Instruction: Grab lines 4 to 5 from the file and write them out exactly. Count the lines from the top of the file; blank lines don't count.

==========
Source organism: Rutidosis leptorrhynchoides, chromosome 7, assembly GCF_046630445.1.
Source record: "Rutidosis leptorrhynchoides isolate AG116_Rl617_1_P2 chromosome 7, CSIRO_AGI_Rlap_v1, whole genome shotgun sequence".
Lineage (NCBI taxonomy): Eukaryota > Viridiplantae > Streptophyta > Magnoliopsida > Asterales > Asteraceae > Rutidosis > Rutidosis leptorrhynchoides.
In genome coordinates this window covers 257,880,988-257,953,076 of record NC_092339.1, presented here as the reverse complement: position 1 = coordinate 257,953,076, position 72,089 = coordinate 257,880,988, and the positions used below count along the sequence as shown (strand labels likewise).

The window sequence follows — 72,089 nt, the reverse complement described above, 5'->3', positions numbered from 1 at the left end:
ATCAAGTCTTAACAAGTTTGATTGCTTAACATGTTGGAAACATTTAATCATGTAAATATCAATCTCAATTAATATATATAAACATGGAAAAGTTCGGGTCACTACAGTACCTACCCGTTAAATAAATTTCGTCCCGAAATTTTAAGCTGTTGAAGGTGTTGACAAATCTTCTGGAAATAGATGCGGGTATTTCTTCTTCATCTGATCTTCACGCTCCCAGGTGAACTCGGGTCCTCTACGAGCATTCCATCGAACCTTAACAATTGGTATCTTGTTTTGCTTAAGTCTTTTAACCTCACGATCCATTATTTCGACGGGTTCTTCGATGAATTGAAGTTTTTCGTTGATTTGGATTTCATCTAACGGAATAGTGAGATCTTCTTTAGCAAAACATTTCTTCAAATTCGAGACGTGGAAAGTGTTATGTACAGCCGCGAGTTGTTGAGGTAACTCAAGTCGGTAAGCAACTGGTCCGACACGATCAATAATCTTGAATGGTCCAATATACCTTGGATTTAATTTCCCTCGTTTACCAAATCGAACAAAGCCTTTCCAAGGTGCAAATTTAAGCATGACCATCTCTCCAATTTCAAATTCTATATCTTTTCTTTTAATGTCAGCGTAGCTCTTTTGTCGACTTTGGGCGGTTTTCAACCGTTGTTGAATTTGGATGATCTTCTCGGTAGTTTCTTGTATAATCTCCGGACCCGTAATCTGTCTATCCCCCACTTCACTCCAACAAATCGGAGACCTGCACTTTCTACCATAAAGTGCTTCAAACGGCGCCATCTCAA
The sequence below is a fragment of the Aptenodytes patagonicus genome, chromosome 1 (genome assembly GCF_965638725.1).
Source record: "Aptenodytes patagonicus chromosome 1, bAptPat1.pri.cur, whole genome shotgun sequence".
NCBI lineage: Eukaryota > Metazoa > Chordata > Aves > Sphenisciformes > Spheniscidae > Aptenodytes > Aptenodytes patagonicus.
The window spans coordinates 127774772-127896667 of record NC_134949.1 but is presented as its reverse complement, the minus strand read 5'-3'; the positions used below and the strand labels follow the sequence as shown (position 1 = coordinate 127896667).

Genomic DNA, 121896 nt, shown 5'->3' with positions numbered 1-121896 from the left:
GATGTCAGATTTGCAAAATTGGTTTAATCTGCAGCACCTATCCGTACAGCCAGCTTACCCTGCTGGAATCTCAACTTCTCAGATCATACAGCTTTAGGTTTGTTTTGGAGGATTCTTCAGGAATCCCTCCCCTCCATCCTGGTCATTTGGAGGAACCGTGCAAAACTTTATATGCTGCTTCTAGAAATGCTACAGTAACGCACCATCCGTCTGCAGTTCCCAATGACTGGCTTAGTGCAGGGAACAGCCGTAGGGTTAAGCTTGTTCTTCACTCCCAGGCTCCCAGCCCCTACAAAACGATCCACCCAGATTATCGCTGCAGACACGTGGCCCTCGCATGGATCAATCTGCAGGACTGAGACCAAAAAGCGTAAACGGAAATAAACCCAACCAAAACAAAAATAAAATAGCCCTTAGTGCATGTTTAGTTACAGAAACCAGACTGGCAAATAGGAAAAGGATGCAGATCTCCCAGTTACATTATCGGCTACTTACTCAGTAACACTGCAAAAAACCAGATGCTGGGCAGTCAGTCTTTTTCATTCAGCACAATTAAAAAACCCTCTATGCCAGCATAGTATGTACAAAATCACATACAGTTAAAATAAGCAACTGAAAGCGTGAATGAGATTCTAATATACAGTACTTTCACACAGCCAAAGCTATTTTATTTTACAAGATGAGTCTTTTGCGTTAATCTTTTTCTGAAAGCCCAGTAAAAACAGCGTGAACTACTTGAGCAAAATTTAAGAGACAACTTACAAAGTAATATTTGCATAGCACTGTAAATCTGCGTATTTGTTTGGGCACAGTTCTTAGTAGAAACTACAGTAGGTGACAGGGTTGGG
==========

In genome coordinates this window covers 257,880,988-257,953,076 of record NC_092339.1, presented here as the reverse complement: position 1 = coordinate 257,953,076, position 72,089 = coordinate 257,880,988, and the positions used below count along the sequence as shown (strand labels likewise).

The window sequence follows — 72,089 nt, the reverse complement described above, 5'->3', positions numbered from 1 at the left end: